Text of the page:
"It has been very hard for her to continue believing when it truly does not seem that actions are fairly rewarded or punished, when it seems instead that events are random, and that life is chaotic."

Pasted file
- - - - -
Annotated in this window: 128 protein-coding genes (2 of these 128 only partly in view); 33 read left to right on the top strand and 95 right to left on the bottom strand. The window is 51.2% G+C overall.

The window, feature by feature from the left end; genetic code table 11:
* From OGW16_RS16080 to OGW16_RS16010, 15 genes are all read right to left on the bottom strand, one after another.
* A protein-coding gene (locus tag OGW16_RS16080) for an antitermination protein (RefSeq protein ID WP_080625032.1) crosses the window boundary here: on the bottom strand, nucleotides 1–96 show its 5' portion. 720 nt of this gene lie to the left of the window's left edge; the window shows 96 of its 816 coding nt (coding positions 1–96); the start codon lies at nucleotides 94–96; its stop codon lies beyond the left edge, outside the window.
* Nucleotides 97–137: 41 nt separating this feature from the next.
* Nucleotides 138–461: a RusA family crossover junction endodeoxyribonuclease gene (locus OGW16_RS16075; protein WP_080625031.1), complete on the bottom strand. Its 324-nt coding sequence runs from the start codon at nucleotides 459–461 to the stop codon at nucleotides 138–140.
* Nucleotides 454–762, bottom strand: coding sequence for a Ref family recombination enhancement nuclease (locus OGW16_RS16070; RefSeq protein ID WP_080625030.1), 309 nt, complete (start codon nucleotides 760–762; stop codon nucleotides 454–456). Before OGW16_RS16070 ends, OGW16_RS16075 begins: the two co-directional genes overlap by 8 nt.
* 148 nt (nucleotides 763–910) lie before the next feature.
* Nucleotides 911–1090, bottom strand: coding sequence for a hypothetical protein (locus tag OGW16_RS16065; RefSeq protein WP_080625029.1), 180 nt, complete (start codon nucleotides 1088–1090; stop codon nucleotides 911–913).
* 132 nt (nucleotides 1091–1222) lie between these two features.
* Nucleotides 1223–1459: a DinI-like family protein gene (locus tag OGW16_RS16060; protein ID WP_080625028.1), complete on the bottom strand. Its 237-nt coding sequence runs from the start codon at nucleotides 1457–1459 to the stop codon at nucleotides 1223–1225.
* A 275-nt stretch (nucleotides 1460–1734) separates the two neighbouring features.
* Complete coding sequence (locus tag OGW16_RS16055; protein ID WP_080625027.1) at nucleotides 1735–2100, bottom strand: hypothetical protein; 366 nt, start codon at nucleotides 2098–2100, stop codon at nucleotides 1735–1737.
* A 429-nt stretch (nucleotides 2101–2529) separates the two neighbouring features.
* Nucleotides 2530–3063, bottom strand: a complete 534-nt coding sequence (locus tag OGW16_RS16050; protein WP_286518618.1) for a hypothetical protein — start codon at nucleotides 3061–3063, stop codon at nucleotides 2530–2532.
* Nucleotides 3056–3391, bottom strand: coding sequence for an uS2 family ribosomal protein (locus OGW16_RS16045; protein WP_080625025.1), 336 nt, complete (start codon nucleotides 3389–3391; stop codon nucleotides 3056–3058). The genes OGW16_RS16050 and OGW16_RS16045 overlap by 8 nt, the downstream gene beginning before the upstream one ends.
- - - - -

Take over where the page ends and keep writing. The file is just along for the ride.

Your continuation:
Cilka's Journey was a fantastic yet heartwrenching follow-up to the Tattooist of Auschwitz. I actually liked it a bit more, possibly because I could relate a bit more to a female narrator. I realize that this story isn't a completely factual account due to Cilka having died before the story of her time in the Gulag was written, and Lale being over 80 when remembering his account of her life in Berkenau. However, I don't feel that this detracts from this book at all. Heather Morris is gifted writer, filling in the spaces with researched information as well as fiction. While both of these stories cover very heavy topics, the books are very easy reads. The pages seem to just fly by. I look forward to future works of hers one day.